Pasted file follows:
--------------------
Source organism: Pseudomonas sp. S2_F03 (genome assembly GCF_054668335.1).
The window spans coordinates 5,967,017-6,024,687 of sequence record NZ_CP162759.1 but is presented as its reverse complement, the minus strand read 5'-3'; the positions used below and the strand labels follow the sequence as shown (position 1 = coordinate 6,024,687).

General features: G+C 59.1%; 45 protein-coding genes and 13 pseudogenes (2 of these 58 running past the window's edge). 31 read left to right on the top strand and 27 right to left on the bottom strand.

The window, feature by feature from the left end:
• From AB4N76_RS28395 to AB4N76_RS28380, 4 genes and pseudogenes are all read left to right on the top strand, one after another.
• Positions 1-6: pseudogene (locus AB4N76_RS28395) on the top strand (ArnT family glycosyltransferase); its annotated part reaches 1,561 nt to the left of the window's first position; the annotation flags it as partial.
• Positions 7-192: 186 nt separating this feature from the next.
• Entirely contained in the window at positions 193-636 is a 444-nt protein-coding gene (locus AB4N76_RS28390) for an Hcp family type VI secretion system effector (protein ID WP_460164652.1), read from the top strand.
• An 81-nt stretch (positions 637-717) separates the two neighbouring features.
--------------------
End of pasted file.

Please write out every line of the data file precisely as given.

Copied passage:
Source organism: Pseudomonas sp. S2_F03 (genome assembly GCF_054668335.1).
The window spans coordinates 5,967,017-6,024,687 of sequence record NZ_CP162759.1 but is presented as its reverse complement, the minus strand read 5'-3'; the positions used below and the strand labels follow the sequence as shown (position 1 = coordinate 6,024,687).

General features: G+C 59.1%; 45 protein-coding genes and 13 pseudogenes (2 of these 58 running past the window's edge). 31 read left to right on the top strand and 27 right to left on the bottom strand.

The window, feature by feature from the left end:
• From AB4N76_RS28395 to AB4N76_RS28380, 4 genes and pseudogenes are all read left to right on the top strand, one after another.
• Positions 1-6: pseudogene (locus AB4N76_RS28395) on the top strand (ArnT family glycosyltransferase); its annotated part reaches 1,561 nt to the left of the window's first position; the annotation flags it as partial.
• Positions 7-192: 186 nt separating this feature from the next.
• Entirely contained in the window at positions 193-636 is a 444-nt protein-coding gene (locus AB4N76_RS28390) for an Hcp family type VI secretion system effector (protein ID WP_460164652.1), read from the top strand.
• An 81-nt stretch (positions 637-717) separates the two neighbouring features.